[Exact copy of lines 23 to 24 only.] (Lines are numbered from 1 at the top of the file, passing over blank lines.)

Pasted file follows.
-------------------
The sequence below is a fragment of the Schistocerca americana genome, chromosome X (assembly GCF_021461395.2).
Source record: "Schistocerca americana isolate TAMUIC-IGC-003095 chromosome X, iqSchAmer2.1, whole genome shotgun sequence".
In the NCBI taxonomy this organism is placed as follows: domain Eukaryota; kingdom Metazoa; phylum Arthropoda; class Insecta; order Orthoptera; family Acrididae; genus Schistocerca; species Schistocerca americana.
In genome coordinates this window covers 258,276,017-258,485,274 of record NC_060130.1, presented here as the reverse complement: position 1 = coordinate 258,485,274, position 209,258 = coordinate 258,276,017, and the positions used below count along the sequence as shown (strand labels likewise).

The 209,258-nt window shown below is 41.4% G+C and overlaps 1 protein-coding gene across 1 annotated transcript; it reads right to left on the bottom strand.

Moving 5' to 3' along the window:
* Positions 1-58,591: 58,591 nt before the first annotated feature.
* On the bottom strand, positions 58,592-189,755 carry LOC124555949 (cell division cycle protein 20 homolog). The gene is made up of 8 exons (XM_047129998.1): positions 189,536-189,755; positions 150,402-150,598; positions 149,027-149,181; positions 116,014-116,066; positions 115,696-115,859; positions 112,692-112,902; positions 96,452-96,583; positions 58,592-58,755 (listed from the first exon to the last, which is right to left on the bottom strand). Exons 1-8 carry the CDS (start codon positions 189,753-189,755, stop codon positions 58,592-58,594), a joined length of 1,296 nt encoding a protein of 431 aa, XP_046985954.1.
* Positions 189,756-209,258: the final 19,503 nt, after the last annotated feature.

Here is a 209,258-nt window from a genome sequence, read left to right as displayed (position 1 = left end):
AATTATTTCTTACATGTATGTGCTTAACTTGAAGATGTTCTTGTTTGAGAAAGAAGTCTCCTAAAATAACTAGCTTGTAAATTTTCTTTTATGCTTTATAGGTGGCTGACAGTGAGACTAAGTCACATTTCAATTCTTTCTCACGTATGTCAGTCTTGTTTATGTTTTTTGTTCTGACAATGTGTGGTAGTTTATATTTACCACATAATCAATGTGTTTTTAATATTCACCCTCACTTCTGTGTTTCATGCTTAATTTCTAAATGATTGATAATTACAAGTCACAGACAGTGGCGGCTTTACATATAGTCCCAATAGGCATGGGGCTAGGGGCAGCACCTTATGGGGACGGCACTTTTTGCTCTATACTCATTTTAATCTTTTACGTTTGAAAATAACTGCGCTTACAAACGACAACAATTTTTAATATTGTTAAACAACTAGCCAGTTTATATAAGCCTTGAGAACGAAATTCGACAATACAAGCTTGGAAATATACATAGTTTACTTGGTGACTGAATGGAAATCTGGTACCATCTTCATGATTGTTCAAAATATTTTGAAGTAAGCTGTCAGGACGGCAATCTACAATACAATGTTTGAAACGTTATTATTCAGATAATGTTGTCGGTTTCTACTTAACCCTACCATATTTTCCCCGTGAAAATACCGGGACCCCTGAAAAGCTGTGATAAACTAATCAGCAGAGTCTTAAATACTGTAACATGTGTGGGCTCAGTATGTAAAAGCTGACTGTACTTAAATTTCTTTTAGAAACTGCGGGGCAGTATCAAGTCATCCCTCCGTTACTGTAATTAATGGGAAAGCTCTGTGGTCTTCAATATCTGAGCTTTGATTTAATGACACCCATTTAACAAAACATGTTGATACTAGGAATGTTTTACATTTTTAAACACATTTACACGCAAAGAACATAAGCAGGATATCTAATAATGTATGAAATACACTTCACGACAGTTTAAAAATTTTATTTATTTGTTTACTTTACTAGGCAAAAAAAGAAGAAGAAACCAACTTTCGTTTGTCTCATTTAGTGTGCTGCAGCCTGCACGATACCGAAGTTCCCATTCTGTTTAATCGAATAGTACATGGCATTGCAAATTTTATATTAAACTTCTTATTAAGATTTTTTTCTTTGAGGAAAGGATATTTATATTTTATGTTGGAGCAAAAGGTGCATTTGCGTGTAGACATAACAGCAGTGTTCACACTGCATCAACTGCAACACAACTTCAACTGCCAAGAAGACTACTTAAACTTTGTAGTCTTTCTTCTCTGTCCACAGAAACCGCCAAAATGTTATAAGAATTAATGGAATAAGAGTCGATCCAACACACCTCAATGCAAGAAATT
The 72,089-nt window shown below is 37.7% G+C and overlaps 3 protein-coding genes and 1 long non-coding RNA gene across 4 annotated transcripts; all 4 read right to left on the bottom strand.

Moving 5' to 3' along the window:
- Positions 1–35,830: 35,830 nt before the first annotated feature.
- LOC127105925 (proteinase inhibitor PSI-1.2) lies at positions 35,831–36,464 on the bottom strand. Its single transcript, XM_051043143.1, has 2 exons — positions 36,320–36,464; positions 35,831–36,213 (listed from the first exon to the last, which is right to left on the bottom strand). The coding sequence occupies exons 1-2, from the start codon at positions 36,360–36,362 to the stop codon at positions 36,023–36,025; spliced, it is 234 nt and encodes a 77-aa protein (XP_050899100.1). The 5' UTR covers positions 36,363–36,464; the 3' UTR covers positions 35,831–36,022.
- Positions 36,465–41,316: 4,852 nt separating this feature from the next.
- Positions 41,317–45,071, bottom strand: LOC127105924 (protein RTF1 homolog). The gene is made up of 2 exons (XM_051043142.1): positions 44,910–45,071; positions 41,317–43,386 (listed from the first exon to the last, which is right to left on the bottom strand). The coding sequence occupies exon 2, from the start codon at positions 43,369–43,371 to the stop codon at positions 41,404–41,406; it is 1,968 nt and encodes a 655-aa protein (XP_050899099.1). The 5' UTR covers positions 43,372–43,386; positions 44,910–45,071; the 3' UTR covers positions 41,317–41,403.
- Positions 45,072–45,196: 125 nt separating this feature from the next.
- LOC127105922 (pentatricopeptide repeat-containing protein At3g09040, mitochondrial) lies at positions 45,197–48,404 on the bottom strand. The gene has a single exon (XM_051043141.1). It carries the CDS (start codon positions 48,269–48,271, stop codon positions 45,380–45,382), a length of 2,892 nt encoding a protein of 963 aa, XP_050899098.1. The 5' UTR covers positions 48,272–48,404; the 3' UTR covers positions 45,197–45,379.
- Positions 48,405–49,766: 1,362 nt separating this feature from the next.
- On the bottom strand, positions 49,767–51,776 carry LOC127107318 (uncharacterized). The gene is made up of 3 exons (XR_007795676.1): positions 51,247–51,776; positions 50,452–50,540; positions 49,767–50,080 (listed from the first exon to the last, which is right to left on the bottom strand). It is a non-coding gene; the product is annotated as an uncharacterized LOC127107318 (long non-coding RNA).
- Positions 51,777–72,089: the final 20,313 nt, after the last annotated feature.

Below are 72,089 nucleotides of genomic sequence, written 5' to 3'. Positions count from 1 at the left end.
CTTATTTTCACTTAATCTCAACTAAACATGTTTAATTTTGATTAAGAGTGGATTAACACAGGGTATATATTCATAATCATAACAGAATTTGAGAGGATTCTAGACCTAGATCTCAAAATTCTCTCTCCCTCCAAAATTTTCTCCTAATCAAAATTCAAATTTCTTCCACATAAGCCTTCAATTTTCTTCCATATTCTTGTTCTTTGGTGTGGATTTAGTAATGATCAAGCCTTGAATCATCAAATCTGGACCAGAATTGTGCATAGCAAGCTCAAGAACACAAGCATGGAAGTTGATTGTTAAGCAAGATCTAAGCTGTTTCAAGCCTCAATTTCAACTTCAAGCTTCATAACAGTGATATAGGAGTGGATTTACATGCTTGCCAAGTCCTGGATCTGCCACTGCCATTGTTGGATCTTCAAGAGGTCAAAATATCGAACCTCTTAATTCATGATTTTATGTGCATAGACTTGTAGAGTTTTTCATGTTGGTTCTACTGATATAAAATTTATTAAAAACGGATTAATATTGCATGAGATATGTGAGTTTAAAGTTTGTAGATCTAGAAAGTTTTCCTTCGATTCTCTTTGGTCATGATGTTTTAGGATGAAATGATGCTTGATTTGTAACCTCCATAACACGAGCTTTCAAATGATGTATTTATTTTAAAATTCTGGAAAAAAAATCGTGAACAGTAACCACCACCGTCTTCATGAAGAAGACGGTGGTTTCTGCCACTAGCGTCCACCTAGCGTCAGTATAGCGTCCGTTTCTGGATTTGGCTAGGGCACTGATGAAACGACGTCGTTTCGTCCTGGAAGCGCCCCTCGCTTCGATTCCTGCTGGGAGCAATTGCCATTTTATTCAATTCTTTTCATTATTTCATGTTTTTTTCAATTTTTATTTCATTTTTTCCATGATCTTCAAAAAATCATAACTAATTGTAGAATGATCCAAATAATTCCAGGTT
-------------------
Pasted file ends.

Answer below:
Below are 72,089 nucleotides of genomic sequence, written 5' to 3'. Positions count from 1 at the left end.
CTTATTTTCACTTAATCTCAACTAAACATGTTTAATTTTGATTAAGAGTGGATTAACACAGGGTATATATTCATAATCATAACAGAATTTGAGAGGATTCTAGACCTAGATCTCAAAATTCTCTCTCCCTCCAAAATTTTCTCCTAATCAAAATTCAAATTTCTTCCACATAAGCCTTCAATTTTCTTCCATATTCTTGTTCTTTGGTGTGGATTTAGTAATGATCAAGCCTTGAATCATCAAATCTGGACCAGAATTGTGCATAGCAAGCTCAAGAACACAAGCATGGAAGTTGATTGTTAAGCAAGATCTAAGCTGTTTCAAGCCTCAATTTCAACTTCAAGCTTCATAACAGTGATATAGGAGTGGATTTACATGCTTGCCAAGTCCTGGATCTGCCACTGCCATTGTTGGATCTTCAAGAGGTCAAAATATCGAACCTCTTAATTCATGATTTTATGTGCATAGACTTGTAGAGTTTTTCATGTTGGTTCTACTGATATAAAATTTATTAAAAACGGATTAATATTGCATGAGATATGTGAGTTTAAAGTTTGTAGATCTAGAAAGTTTTCCTTCGATTCTCTTTGGTCATGATGTTTTAGGATGAAATGATGCTTGATTTGTAACCTCCATAACACGAGCTTTCAAATGATGTATTTATTTTAAAATTCTGGAAAAAAAATCGTGAACAGTAACCACCACCGTCTTCATGAAGAAGACGGTGGTTTCTGCCACTAGCGTCCACCTAGCGTCAGTATAGCGTCCGTTTCTGGATTTGGCTAGGGCACTGATGAAACGACGTCGTTTCGTCCTGGAAGCGCCCCTCGCTTCGATTCCTGCTGGGAGCAATTGCCATTTTATTCAATTCTTTTCATTATTTCATGTTTTTTTCAATTTTTATTTCATTTTTTCCATGATCTTCAAAAAATCATAACTAATTGTAGAATGATCCAAATAATTCCAGGTT